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The Eufy Video Doorbell with wireless chime.

The Eufy Video Doorbell with wireless chime. (Eufy/TNS)

(Note: The Eufy Video Doorbell was on sale for $119.99 when this story was written. It was changed on Sunday to reflect the regular retail price of $159.99.)

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We've all seen videos of porch pirates stealing packages. Most of those are captured from video doorbells, which have become more and more popular.

I've had a video doorbell for a few years, and when my parents saw mine, they had to have one for their house, too.

It's job to try the new things, so I recently took the Ring Pro off my front door and installed the Eufy my Video Doorbell ($159.99 at eufylife.com). Eufy is made by Anker, which makes great charging banks, USB chargers and cables (anker.com).

The Eufy Video Doorbell looks very much like the Ring Pro it replaced, but there are some big differences.

Unlike a battery-powered doorbell, the Eufy requires existing powered doorbell wires to work.

The Eufy doorbell works with 16- to 24-volt AC wiring. If your doorbell wiring isn't right, you'll see a red light to indicate that the voltage is too low.

You'll also be bypassing your home's doorbell chime, but you'll replace it with an external wireless chime that Eufy includes in the box.

The Eufy doorbell includes an angled mounting bracket so you can mount the doorbell to get a better view of visitors to your front door.

Other doorbell manufacturers charge extra for external chimes and angled mounting brackets. Kudos to Eufy for including everything you need in the box.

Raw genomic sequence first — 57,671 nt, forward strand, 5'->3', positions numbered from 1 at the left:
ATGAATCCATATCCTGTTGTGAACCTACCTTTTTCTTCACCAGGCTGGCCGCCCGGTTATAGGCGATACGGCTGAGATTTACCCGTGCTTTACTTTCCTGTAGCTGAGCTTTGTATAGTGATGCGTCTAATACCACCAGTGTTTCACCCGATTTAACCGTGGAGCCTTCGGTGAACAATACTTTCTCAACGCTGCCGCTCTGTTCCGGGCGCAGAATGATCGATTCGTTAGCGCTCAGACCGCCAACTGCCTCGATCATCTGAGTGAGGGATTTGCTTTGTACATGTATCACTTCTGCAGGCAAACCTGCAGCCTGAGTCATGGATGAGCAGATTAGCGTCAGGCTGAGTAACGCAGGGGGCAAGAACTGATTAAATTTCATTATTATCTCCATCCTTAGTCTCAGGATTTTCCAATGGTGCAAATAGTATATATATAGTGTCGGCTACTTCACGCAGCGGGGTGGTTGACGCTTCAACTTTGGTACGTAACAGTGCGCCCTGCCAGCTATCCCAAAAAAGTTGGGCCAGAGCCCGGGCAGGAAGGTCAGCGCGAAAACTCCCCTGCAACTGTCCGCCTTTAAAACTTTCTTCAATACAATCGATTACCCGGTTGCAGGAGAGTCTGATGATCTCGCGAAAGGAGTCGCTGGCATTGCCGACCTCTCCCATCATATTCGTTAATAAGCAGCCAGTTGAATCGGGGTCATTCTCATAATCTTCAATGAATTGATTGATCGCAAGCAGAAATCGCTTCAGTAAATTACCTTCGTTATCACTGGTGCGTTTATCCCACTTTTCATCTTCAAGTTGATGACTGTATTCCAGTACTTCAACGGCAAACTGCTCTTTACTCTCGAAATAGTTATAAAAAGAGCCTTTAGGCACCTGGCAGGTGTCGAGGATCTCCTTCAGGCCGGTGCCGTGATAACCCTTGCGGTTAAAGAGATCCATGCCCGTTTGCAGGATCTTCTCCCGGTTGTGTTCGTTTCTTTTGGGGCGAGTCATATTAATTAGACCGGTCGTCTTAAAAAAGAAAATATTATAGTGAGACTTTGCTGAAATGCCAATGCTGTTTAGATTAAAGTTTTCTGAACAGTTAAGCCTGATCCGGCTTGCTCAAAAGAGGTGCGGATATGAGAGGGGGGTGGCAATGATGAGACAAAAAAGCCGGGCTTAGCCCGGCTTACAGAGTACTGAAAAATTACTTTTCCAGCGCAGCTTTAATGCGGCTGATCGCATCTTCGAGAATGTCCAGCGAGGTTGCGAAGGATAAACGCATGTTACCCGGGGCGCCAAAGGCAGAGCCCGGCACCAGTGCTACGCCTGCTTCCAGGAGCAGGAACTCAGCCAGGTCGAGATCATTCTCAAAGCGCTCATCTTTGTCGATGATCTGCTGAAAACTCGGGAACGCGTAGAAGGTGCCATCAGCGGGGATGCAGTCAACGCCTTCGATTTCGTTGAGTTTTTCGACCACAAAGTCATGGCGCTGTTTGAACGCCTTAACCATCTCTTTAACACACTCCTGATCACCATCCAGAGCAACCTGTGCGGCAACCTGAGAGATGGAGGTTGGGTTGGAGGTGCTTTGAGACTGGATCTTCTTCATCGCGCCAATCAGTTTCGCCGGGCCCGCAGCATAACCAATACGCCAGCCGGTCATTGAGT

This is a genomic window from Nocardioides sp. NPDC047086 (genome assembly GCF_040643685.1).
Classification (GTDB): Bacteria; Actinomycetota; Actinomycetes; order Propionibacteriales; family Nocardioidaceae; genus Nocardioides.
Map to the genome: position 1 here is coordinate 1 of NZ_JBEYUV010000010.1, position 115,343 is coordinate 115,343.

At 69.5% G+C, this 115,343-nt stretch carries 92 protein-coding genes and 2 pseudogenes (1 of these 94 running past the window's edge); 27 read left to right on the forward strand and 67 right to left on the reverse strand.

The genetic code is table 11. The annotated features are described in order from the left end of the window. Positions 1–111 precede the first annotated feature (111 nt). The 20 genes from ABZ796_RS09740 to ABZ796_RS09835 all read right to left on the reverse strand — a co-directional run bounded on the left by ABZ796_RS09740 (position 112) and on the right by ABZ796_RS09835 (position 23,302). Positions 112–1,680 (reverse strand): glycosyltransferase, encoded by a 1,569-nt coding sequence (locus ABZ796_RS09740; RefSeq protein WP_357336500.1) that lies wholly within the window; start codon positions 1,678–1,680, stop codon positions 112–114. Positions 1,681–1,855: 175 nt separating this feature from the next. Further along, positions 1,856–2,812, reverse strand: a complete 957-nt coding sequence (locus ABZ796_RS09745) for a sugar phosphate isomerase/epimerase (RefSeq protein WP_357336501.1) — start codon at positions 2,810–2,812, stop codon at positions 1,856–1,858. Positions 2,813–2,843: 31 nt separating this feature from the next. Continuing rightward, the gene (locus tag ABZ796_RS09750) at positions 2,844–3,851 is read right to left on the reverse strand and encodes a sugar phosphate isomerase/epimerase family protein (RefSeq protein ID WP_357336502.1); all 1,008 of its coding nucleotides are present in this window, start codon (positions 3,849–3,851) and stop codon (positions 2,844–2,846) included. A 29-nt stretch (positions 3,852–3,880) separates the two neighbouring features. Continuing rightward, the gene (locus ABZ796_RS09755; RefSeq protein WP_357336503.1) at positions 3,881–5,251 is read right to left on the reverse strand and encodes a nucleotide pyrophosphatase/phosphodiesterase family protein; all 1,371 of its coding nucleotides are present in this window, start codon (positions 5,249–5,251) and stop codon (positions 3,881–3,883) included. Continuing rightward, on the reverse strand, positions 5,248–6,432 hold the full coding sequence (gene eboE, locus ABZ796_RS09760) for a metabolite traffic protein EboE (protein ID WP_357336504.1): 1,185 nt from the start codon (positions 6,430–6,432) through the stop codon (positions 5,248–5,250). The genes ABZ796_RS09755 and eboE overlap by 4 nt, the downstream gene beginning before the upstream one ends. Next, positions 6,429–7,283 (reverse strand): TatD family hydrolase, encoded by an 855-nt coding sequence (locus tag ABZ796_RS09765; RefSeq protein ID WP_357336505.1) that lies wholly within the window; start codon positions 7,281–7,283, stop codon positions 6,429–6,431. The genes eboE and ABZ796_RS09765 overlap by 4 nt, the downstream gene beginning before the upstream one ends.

WHAT IT OFFERS

The Eufy Video Doorbell captures 2K video (2,560 x 1,920 pixels), and it also has high dynamic range and distortion correction for the 160-degree ultra-wide-angle lens.

Eufy's doorbell does not continuously record. It records 30-second clips based on motion. In fact, the recording begins as soon as it detects motion, even if the person doesn't ring the bell.

When the bell detects motion, you can get a push message with a snapshot of the person's face. This worked well on my phone and on my Apple Watch.

Touch the notification on your phone, and you'll open the clip.

There's night vision for seeing in the dark, and you can set up your own motion zone to limit false motion alerts. If your doorbell can see the street (like mine), you can define where you'd like the doorbell to watch and adjust the motion zone to not include the street.

The doorbell has four gigabytes of onboard storage. There is no cloud storage option. All your videos are encrypted (AES-256) and can only be played through the secure app on your phone or tablet.

The clips are retrieved from the doorbell and played back on the app with very little lag.

No cloud storage means there is no ongoing cost. Eufy says the onboard storage should be enough to store 30 clips per day for 30 days before the oldest clips are overwritten.

The doorbell has a speaker and a microphone, so you can speak with people at your door even if you are thousands of miles away.